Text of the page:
REVIEW ARTICLE

Direct At-Sea Observations of Elephant Seals (Mirounga spp.) to Help Interpret Digital Bio-logging Data

The Open Biology Journal 25 Sept 2020 REVIEW ARTICLE DOI: 10.2174/1874196702008010001

Abstract

Background:

A key short-fall with animal-borne bio-logging instruments, which collect digital time-series data regarding the foraging behaviours of cryptic marine mammal species, is validating those data against in situ behaviours.

Objective:

To collate direct observations of elephant seal feeding behaviour to help interpret foraging behaviours inferred from Time-Depth Recorder (TDR) data.

Methods:

Direct observations of elephant seal foraging behaviour were collated from the published literature using a search of the world-wide-web. Those observations were supplemented with an unpublished record.

Results:

Two deep-sea video recordings and six surface sightings of elephant seals ingesting prey were collated. Each observation either supported or suggested an alternative to behaviours derived from digital time-depth profiles. The tendency for elephant seals to surface following the capture of large prey suggests precipitous drops in stomach temperature at the sea-surface, which have been recorded and interpreted as drinking events, more likely represent the ingestion of large prey items.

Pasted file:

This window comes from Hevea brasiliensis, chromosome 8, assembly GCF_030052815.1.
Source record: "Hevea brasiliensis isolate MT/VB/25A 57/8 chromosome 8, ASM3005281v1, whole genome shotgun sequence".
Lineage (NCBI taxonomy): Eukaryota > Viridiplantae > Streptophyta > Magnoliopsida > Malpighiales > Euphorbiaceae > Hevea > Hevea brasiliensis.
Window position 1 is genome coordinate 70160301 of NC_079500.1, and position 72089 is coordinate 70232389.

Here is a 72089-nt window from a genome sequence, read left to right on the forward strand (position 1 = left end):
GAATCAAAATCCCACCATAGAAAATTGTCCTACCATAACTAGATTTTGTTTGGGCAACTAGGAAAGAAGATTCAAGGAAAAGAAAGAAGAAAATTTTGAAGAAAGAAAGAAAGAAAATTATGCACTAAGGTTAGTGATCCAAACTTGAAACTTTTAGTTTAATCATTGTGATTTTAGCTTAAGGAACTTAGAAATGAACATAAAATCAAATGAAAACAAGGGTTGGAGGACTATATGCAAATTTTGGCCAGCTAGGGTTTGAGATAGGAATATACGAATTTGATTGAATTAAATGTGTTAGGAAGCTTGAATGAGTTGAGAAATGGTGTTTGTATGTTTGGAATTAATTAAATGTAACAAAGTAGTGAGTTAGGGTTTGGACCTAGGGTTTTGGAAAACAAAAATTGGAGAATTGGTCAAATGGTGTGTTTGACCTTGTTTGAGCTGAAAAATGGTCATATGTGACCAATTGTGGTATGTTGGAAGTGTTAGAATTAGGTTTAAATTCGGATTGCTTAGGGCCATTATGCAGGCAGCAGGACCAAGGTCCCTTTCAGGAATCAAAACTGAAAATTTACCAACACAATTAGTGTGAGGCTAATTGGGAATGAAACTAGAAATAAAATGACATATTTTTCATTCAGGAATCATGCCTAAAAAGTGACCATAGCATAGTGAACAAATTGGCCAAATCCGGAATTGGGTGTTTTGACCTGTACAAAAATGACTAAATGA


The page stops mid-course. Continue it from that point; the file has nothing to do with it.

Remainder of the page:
Conclusion:

Direct observations of marine mammal foraging behaviours are rare, yet they provide a means to continuously evaluate and interpret outcomes of bio-logging instruments.

Keywords: Bio-logging, Foraging behaviour, Marine mammal, Stomach temperature, Time-depth recorder, Elephant seals (Mirounga spp.).
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